Then last Thursday refocusing on China, the U.S. banned imports from 26 China based cotton traders or textile warehouses adding them to the Uyghur Forced Labor Prevention Act Entity List in a continued effort to eliminate goods made with the forced labor of Uyghur minorities from the U.S. supply chain.

Tariffs are not new. The second bill signed by President George Washington was The Tariff Act of 1789.  Commerce and foreign affairs are proper functions dating to the founding of the American government. The Act had two purposes, to promote trade, and to raise revenue for the government when it imposed a 50¢ per ton duty on foreign ships and 6¢ on American built ships. Today, tariffs, and the threat of tariffs, have become central to U.S. trade policy. But because Alexander Hamilton was a proponent of tariffs doesn’t mean that the historical justification for protectionism over free trade has application today when they broadly impede prosperity and more narrowly wreak havoc on federal government regulation of environmental protection.

The first U.S. tariffs on Chinese made solar panels by the Obama Administration in 2012 blocked imports but failed to drive their stated purpose of surging the domestic solar panel industry. In 2015, those tariffs were expanded in response to Chinese companies shifting assembly to other Southeast Asian countries. And then in 2018, the Trump Administration imposed 25% tariffs on solar panels and many other Chinese goods that are now being increased to 50% (whether or not assembled into modules). But to be efficacious in 2022, tariffs on solar panels were expanded to include Cambodia, Malaysia, Thailand, and Vietnam for using components from China to evade tariffs on panels from China, however a “bridge” was created by the Biden Administration to ameliorate the harsh impact on domestic markets delaying implementation until June 6, 2024 (a date now upon us).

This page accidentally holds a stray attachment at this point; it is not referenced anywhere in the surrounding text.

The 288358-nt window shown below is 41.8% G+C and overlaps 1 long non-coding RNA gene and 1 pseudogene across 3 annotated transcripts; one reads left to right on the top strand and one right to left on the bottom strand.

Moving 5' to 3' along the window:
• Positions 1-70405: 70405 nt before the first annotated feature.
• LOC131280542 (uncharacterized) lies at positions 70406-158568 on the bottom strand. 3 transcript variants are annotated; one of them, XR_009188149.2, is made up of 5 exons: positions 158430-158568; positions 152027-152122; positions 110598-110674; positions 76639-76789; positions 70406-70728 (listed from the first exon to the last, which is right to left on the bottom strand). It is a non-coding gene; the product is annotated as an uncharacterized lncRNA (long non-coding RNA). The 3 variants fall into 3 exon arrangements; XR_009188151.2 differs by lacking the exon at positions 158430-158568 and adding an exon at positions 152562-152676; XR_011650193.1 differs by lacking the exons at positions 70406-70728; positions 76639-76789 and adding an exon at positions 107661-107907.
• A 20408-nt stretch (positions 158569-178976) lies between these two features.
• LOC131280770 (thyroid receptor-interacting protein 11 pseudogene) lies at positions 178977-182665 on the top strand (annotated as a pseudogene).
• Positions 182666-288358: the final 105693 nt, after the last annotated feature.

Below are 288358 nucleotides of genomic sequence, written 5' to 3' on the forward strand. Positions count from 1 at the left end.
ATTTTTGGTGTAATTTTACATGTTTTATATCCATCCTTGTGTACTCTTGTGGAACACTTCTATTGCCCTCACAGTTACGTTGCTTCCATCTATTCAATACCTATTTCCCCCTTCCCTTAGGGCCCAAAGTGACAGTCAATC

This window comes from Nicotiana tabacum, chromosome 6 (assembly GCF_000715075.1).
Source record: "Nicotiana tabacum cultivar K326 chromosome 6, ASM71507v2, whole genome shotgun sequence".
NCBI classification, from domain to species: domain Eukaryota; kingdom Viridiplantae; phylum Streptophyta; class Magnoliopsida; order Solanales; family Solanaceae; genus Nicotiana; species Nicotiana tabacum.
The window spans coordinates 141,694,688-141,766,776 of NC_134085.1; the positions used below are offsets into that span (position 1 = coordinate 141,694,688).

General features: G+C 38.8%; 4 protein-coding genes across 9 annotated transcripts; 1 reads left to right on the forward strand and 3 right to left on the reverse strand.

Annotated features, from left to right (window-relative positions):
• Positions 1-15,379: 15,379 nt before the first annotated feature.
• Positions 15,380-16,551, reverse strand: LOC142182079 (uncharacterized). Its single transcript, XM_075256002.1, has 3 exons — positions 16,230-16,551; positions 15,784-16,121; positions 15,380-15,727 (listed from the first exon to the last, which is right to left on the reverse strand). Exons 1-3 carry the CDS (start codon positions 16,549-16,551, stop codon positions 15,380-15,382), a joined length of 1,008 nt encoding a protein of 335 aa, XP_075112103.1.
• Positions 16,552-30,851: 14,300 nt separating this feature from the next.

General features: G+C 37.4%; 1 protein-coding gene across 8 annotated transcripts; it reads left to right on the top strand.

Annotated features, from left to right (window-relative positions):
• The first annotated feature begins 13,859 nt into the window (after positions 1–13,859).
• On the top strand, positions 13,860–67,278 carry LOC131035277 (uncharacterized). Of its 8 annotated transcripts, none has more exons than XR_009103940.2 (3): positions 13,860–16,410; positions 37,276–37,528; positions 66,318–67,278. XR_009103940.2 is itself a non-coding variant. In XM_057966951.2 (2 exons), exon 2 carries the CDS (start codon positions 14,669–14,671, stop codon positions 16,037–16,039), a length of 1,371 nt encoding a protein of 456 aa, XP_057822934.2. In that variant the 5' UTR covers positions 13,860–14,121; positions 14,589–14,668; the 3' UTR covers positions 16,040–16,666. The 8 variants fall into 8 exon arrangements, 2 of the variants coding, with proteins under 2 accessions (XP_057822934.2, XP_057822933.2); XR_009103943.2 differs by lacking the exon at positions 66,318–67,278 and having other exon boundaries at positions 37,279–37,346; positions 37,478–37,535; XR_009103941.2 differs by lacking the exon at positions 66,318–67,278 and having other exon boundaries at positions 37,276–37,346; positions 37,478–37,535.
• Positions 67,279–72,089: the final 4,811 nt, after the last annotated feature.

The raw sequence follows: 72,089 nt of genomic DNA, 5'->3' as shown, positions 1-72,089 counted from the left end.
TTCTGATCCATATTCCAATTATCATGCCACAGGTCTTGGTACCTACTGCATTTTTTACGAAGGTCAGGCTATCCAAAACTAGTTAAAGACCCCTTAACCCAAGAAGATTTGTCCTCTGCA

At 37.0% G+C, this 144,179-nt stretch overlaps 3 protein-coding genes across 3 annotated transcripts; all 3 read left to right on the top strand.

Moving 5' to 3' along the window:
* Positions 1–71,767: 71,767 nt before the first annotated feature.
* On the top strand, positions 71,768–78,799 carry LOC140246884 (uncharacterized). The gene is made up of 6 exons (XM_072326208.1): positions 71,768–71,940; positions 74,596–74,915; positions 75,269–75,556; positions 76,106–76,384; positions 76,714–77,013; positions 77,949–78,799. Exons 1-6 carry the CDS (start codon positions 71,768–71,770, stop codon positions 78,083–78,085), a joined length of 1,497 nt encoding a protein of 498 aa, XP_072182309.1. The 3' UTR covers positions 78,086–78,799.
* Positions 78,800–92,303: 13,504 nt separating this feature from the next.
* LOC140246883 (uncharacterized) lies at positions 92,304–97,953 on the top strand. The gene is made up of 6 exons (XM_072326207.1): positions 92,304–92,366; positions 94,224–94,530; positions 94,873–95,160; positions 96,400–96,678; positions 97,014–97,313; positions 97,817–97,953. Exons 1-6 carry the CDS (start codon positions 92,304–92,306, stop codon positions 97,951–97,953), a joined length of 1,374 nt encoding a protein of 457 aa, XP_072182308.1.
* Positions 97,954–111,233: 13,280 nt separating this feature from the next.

In this instance, section 301 of the Trade Act of 1974 directs a four year review including a consideration of the effectiveness of the tariff actions and the overall effects of the tariff actions on the U.S. economy. An Office of the U.S. Trade Representative’s Report addresses the statutory elements of the review recommending that products from China currently subject to Section 301 tariffs for “unfair, nonmarket practices” should remain and additionally, “in light of the increased burden on U.S. commerce” new tariffs should be imposed.